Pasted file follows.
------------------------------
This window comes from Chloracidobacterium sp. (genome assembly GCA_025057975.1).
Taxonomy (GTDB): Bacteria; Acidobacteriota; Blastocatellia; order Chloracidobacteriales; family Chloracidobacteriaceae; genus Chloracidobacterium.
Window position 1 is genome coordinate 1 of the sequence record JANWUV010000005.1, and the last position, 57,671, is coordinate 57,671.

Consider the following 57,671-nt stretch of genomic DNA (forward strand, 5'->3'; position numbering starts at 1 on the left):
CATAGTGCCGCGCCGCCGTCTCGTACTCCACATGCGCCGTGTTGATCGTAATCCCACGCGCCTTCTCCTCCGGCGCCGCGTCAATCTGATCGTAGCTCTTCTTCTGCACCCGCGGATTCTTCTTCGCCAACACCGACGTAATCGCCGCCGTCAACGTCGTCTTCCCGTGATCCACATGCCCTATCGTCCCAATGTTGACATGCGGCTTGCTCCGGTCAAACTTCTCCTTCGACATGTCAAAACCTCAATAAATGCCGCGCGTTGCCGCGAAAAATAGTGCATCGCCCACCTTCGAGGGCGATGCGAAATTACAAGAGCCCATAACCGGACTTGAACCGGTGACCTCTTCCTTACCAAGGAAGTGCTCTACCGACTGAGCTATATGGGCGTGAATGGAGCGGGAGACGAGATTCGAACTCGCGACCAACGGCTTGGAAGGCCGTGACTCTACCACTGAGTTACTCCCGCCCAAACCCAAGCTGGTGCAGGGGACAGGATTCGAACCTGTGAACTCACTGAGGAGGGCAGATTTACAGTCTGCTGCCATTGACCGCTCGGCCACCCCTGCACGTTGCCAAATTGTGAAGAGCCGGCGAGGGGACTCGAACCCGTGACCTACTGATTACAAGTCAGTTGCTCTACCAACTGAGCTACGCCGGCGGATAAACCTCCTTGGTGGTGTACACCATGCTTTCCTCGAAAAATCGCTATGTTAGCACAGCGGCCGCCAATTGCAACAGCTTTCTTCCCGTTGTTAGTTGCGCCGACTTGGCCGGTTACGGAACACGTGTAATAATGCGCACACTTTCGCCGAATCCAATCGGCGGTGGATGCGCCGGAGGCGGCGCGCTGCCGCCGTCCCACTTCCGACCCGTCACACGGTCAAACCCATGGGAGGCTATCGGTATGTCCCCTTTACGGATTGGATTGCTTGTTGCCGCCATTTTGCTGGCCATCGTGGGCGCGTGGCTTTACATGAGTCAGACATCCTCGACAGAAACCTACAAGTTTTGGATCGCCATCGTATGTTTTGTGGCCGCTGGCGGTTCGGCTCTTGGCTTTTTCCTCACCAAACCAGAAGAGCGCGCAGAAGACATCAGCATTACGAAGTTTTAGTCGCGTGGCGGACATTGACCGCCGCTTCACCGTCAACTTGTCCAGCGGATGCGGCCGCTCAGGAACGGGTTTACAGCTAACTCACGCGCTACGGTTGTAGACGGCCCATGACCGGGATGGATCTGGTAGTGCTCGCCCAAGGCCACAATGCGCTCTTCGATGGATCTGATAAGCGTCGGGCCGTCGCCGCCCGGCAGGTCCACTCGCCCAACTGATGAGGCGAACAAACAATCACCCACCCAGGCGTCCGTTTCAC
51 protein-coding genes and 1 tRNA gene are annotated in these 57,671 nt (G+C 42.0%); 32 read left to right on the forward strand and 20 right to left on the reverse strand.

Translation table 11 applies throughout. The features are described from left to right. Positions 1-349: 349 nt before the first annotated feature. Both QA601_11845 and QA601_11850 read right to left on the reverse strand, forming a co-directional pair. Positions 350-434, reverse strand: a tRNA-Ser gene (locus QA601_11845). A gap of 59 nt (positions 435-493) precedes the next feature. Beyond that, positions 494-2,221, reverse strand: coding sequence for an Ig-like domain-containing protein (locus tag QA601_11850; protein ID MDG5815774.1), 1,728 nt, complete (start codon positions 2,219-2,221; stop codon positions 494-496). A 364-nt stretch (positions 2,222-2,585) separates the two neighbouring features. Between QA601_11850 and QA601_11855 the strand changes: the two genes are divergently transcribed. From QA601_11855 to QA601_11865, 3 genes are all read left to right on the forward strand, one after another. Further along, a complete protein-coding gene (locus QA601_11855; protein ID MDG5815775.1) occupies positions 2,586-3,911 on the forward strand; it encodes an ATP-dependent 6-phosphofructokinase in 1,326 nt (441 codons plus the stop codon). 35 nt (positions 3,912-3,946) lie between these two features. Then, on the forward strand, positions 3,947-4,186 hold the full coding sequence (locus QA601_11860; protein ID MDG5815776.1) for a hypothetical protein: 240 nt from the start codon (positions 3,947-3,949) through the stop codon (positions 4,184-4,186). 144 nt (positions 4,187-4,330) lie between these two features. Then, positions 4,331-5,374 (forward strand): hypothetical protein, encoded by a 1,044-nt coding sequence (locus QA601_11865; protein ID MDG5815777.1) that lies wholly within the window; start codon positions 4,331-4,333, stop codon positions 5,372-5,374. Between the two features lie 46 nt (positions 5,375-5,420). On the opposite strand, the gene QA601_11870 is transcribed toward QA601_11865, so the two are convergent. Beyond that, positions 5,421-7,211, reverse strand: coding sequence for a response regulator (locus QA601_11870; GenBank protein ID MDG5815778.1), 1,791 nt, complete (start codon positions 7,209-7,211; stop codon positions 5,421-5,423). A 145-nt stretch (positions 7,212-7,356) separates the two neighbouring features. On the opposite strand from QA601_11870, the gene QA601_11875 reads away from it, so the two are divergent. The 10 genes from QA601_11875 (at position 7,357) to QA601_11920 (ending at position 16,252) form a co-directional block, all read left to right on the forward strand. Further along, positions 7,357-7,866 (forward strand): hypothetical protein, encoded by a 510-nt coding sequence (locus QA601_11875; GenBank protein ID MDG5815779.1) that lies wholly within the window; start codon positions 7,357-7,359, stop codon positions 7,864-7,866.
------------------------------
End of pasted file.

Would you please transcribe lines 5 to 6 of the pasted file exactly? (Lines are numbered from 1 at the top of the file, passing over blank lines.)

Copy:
CATAGTGCCGCGCCGCCGTCTCGTACTCCACATGCGCCGTGTTGATCGTAATCCCACGCGCCTTCTCCTCCGGCGCCGCGTCAATCTGATCGTAGCTCTTCTTCTGCACCCGCGGATTCTTCTTCGCCAACACCGACGTAATCGCCGCCGTCAACGTCGTCTTCCCGTGATCCACATGCCCTATCGTCCCAATGTTGACATGCGGCTTGCTCCGGTCAAACTTCTCCTTCGACATGTCAAAACCTCAATAAATGCCGCGCGTTGCCGCGAAAAATAGTGCATCGCCCACCTTCGAGGGCGATGCGAAATTACAAGAGCCCATAACCGGACTTGAACCGGTGACCTCTTCCTTACCAAGGAAGTGCTCTACCGACTGAGCTATATGGGCGTGAATGGAGCGGGAGACGAGATTCGAACTCGCGACCAACGGCTTGGAAGGCCGTGACTCTACCACTGAGTTACTCCCGCCCAAACCCAAGCTGGTGCAGGGGACAGGATTCGAACCTGTGAACTCACTGAGGAGGGCAGATTTACAGTCTGCTGCCATTGACCGCTCGGCCACCCCTGCACGTTGCCAAATTGTGAAGAGCCGGCGAGGGGACTCGAACCCGTGACCTACTGATTACAAGTCAGTTGCTCTACCAACTGAGCTACGCCGGCGGATAAACCTCCTTGGTGGTGTACACCATGCTTTCCTCGAAAAATCGCTATGTTAGCACAGCGGCCGCCAATTGCAACAGCTTTCTTCCCGTTGTTAGTTGCGCCGACTTGGCCGGTTACGGAACACGTGTAATAATGCGCACACTTTCGCCGAATCCAATCGGCGGTGGATGCGCCGGAGGCGGCGCGCTGCCGCCGTCCCACTTCCGACCCGTCACACGGTCAAACCCATGGGAGGCTATCGGTATGTCCCCTTTACGGATTGGATTGCTTGTTGCCGCCATTTTGCTGGCCATCGTGGGCGCGTGGCTTTACATGAGTCAGACATCCTCGACAGAAACCTACAAGTTTTGGATCGCCATCGTATGTTTTGTGGCCGCTGGCGGTTCGGCTCTTGGCTTTTTCCTCACCAAACCAGAAGAGCGCGCAGAAGACATCAGCATTACGAAGTTTTAGTCGCGTGGCGGACATTGACCGCCGCTTCACCGTCAACTTGTCCAGCGGATGCGGCCGCTCAGGAACGGGTTTACAGCTAACTCACGCGCTACGGTTGTAGACGGCCCATGACCGGGATGGATCTGGTAGTGCTCGCCCAAGGCCACAATGCGCTCTTCGATGGATCTGATAAGCGTCGGGCCGTCGCCGCCCGGCAGGTCCACTCGCCCAACTGATGAGGCGAACAAACAATCACCCACCCAGGCGTCCGTTTCAC
51 protein-coding genes and 1 tRNA gene are annotated in these 57,671 nt (G+C 42.0%); 32 read left to right on the forward strand and 20 right to left on the reverse strand.